U of A Fort Smith Library to Host Drag Queen Story Time

December 5, 2018 | Posted in LGBT | By

This week we learned students at the University of Arkansas Fort Smith are planning a Drag Queen Story Time event.

The announcement for the event scheduled for this coming Friday reads,

De-stress before the tests!  Join us for Drag Queen Story Time featuring Chloe Jacobs, Miss Gay Arkansas America 2018.  All ages are welcome to attend as Miss Chloe Jacobs reads some delightful children’s books.  Expect dancing, coloring, and light refreshments!  Special thanks to our cosponsors: Pride@UAFS and the River Valley Equality Center.

The story time is scheduled to be held at the Boreham Library on the UAFS campus.

You may recall in August the Central Arkansas Library System had scheduled a drag queen story time at one of its locations, but the event was quickly scrapped following criticism from citizens and elected officials.

Across the country, LGBT activists are working to convince libraries to host these sorts of events. As we’ve said before, these Drag Queen Story Times aren’t really about reading or fun. They’re about promoting a radical homosexual and transgender ideology.

Photo Credit: YouTube Screenshot.

Pushing the Limits on Assisted Suicide and Euthanasia

December 5, 2018 | Posted in Euthanasia and Assisted Suicide | By

This week our friends at the Colson Center for Christian Worldview published a commentary highlighting Belgium’s efforts to push the boundaries when it comes to suicide-by-physician and euthanasia.

John Stonestreet writes,

[Assisted suicide is] not about alleviating suffering.

A psychiatrist in Belgium approved the doctor-assisted suicide of a healthy 38-year-old woman diagnosed with Asperger’s. Asperger’s is a mild form of autism.

It’s not a terminal illness. It does not lead to anything that could be considered “unbearable and untreatable suffering.” That’s Belgium’s squishy definition of eligibility for assisted suicide. . . .

Wherever assisted suicide is permitted, it’s not just the terminally ill who die. It’s the vulnerable among us.

He’s exactly right.

Researchers in North America have continued to find that people who ask a doctor to prescribe drugs to help them commit suicide generally aren’t concerned about pain and suffering caused by a terminal illness. They’re worried about losing their autonomy or their way of life.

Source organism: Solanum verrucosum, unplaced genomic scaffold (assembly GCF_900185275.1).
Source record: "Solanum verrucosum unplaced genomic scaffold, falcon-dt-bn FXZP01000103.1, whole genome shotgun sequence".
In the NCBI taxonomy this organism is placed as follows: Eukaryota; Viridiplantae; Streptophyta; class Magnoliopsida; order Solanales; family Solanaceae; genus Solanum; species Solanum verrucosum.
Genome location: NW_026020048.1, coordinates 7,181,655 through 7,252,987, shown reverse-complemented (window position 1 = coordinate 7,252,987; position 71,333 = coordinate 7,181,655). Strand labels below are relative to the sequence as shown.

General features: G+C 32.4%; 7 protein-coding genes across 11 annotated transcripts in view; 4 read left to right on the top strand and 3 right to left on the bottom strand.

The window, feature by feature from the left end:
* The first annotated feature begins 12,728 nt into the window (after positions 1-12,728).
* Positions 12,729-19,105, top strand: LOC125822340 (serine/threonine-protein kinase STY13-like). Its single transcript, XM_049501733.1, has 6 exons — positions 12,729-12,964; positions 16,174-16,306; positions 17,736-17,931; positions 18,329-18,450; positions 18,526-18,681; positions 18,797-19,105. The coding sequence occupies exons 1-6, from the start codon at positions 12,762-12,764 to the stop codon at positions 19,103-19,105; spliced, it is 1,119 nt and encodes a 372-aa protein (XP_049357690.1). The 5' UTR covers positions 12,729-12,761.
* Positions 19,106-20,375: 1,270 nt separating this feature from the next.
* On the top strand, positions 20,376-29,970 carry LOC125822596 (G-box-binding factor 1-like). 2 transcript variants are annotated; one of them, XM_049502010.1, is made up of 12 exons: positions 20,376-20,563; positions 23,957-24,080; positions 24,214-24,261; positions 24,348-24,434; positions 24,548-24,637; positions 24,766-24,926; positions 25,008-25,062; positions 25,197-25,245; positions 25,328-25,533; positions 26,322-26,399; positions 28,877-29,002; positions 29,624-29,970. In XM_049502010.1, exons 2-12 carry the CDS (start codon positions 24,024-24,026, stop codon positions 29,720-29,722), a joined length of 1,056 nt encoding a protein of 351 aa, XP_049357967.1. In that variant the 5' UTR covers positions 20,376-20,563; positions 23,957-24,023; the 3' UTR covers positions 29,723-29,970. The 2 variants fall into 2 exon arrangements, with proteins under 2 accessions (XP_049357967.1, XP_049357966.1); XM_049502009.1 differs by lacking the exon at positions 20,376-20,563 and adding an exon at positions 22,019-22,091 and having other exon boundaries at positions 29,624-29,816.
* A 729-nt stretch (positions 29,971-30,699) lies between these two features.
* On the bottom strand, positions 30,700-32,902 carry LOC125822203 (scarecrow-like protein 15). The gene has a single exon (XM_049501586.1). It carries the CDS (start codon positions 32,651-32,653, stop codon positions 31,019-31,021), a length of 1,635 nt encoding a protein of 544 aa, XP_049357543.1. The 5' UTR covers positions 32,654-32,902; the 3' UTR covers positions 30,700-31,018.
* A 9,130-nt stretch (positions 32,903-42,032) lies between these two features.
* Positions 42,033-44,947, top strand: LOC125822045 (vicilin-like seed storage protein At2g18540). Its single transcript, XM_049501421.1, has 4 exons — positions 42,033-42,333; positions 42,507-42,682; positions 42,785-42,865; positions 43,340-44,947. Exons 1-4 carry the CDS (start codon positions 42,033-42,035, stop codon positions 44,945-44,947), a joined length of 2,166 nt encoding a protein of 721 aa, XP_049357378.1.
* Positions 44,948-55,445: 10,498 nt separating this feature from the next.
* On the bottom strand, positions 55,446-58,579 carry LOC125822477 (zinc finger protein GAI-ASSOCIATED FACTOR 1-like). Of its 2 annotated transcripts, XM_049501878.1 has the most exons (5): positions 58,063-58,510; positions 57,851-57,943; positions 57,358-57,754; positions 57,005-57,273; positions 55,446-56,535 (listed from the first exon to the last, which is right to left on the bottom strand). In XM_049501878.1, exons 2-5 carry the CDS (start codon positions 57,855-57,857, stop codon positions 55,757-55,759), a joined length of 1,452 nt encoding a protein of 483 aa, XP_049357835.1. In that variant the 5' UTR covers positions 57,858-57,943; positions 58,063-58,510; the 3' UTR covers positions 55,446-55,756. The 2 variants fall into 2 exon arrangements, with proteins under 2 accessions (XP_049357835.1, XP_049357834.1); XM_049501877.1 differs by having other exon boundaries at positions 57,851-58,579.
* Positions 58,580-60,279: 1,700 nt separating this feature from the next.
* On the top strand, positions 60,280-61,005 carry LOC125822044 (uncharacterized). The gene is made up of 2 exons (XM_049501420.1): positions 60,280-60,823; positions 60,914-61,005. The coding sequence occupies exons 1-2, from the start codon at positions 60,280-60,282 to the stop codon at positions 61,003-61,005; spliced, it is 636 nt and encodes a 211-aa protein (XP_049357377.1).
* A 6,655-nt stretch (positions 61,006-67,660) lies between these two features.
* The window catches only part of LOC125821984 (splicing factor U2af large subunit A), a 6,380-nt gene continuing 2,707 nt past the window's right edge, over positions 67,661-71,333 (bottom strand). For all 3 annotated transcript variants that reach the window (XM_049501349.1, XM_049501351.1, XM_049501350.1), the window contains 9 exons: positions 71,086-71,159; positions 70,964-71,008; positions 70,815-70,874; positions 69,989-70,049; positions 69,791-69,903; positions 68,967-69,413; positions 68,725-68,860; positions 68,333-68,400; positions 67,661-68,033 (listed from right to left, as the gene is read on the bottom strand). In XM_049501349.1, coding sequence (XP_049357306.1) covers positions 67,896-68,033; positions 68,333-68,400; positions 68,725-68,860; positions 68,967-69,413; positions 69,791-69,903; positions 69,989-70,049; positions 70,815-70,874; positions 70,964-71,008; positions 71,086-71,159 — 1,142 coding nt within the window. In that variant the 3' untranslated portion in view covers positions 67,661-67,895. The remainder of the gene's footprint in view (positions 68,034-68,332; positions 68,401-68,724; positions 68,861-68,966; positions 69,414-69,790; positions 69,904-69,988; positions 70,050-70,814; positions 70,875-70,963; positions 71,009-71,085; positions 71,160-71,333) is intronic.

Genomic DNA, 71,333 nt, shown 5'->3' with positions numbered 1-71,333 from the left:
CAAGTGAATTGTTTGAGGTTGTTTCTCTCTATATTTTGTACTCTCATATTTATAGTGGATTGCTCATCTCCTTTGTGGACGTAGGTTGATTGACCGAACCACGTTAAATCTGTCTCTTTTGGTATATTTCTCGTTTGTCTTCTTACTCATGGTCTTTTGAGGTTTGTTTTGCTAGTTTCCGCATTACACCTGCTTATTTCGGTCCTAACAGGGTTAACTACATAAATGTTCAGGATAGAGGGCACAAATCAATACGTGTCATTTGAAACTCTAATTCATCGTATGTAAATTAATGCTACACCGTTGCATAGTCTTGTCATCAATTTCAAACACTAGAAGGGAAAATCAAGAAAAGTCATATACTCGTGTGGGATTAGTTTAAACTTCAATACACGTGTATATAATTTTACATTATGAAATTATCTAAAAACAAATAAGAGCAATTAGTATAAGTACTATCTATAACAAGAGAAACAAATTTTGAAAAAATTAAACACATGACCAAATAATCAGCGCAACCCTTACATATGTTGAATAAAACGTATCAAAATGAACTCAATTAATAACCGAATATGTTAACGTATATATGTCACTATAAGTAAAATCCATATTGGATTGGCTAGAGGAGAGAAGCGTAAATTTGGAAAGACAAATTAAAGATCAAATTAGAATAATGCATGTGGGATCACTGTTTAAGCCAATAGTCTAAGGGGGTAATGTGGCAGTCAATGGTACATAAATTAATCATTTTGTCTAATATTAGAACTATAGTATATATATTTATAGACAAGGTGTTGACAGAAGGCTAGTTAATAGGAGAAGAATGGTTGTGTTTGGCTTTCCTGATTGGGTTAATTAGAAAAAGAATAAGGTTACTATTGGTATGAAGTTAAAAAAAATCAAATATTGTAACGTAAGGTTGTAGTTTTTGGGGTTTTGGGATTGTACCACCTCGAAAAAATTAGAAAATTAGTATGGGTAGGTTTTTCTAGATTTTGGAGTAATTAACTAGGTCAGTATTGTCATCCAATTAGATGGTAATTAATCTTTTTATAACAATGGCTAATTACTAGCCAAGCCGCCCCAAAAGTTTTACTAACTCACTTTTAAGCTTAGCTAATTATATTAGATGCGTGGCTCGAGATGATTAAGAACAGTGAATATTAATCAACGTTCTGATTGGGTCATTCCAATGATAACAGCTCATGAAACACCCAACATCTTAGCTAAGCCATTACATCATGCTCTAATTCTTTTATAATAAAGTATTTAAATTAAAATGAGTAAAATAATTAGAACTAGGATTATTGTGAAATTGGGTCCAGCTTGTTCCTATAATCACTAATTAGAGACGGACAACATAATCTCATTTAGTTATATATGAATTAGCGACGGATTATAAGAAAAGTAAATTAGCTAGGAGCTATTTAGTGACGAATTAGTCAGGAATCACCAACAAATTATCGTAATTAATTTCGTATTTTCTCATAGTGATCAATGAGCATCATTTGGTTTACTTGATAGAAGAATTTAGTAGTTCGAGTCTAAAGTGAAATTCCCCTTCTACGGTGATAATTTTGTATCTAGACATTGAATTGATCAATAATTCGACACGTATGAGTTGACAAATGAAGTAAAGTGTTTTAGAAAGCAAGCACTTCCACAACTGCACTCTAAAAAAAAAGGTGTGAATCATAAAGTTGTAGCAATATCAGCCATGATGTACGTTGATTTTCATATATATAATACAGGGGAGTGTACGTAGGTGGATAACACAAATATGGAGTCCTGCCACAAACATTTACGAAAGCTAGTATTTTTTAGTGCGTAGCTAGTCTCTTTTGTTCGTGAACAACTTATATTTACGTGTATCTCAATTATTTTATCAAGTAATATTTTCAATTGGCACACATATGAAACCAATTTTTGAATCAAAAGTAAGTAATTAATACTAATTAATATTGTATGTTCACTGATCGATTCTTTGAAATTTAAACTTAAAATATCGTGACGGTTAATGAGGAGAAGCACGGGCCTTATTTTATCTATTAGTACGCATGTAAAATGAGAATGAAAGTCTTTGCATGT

In Canada — where assisted-suicide is legal — researchers found that people inquired about assisted-suicide not because of excruciating pain, but because they are dissatisfied with their lives in the wake of their illness.

As one researcher put it, “Their quality of life is not what they want. They are mostly educated and affluent — people who are used to being successful and in control of their lives, and it’s how they want their death to be.”

Since 1998, more than 90% of the people who inquired about assisted suicide in Oregon said they were concerned about losing their autonomy. More than 75% expressed worries about losing their dignity. Only 26% said they were concerned about controlling their pain.

Last August we told you Belgian doctors have euthanized at least three minors suffering from brain tumors, muscular dystrophy, and cystic fibrosis. And in October we wrote that Canada’s largest children’s hospital was drafting a policy regarding euthanasia that some say could eventually let children decide to be euthanized without even notifying their parents.

I’ll keep saying it: Being pro-life means believing human life is sacred from conception until natural death, and it means opposing the taking of human life without just cause. Just like abortion, euthanasia and assisted-suicide are murder, and they violate the sanctity of human life.

Photo By Colin (https://www.flickr.com/photos/cckaiser/3619297168/) [CC BY 2.0 (https://creativecommons.org/licenses/by/2.0)], via Wikimedia Commons.